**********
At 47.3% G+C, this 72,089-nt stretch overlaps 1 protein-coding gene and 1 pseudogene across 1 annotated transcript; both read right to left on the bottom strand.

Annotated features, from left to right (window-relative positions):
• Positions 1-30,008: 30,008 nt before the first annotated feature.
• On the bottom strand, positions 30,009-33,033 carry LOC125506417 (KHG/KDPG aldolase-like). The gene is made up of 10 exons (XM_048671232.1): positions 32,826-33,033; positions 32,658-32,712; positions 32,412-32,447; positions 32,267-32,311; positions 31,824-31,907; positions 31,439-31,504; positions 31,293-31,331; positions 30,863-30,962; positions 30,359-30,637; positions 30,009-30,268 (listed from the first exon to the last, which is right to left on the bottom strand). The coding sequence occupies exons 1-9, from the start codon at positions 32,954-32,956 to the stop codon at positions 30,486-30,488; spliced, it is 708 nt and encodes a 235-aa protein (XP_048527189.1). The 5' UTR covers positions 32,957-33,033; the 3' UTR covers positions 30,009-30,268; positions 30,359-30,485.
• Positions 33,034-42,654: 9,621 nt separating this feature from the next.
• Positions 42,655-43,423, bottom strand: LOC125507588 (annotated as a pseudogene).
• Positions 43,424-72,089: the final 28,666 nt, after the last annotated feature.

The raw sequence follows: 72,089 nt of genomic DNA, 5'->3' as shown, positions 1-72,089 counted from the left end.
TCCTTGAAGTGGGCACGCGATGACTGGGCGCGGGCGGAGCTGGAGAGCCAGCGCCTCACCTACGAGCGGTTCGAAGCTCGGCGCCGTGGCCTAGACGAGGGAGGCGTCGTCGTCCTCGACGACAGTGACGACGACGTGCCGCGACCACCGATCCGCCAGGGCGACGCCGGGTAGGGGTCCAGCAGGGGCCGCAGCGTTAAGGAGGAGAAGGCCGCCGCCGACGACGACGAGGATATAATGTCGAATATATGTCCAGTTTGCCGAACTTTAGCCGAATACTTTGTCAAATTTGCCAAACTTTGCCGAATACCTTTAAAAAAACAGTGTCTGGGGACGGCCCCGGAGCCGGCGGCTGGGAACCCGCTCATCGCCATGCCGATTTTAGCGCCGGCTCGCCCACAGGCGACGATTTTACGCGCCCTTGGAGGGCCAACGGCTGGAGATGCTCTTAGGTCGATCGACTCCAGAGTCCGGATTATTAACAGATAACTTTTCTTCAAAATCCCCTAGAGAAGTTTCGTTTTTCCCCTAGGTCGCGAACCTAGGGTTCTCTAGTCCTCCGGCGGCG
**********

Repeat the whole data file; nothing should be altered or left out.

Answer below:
At 47.3% G+C, this 72,089-nt stretch overlaps 1 protein-coding gene and 1 pseudogene across 1 annotated transcript; both read right to left on the bottom strand.

Annotated features, from left to right (window-relative positions):
• Positions 1-30,008: 30,008 nt before the first annotated feature.
• On the bottom strand, positions 30,009-33,033 carry LOC125506417 (KHG/KDPG aldolase-like). The gene is made up of 10 exons (XM_048671232.1): positions 32,826-33,033; positions 32,658-32,712; positions 32,412-32,447; positions 32,267-32,311; positions 31,824-31,907; positions 31,439-31,504; positions 31,293-31,331; positions 30,863-30,962; positions 30,359-30,637; positions 30,009-30,268 (listed from the first exon to the last, which is right to left on the bottom strand). The coding sequence occupies exons 1-9, from the start codon at positions 32,954-32,956 to the stop codon at positions 30,486-30,488; spliced, it is 708 nt and encodes a 235-aa protein (XP_048527189.1). The 5' UTR covers positions 32,957-33,033; the 3' UTR covers positions 30,009-30,268; positions 30,359-30,485.
• Positions 33,034-42,654: 9,621 nt separating this feature from the next.
• Positions 42,655-43,423, bottom strand: LOC125507588 (annotated as a pseudogene).
• Positions 43,424-72,089: the final 28,666 nt, after the last annotated feature.

The raw sequence follows: 72,089 nt of genomic DNA, 5'->3' as shown, positions 1-72,089 counted from the left end.
TCCTTGAAGTGGGCACGCGATGACTGGGCGCGGGCGGAGCTGGAGAGCCAGCGCCTCACCTACGAGCGGTTCGAAGCTCGGCGCCGTGGCCTAGACGAGGGAGGCGTCGTCGTCCTCGACGACAGTGACGACGACGTGCCGCGACCACCGATCCGCCAGGGCGACGCCGGGTAGGGGTCCAGCAGGGGCCGCAGCGTTAAGGAGGAGAAGGCCGCCGCCGACGACGACGAGGATATAATGTCGAATATATGTCCAGTTTGCCGAACTTTAGCCGAATACTTTGTCAAATTTGCCAAACTTTGCCGAATACCTTTAAAAAAACAGTGTCTGGGGACGGCCCCGGAGCCGGCGGCTGGGAACCCGCTCATCGCCATGCCGATTTTAGCGCCGGCTCGCCCACAGGCGACGATTTTACGCGCCCTTGGAGGGCCAACGGCTGGAGATGCTCTTAGGTCGATCGACTCCAGAGTCCGGATTATTAACAGATAACTTTTCTTCAAAATCCCCTAGAGAAGTTTCGTTTTTCCCCTAGGTCGCGAACCTAGGGTTCTCTAGTCCTCCGGCGGCG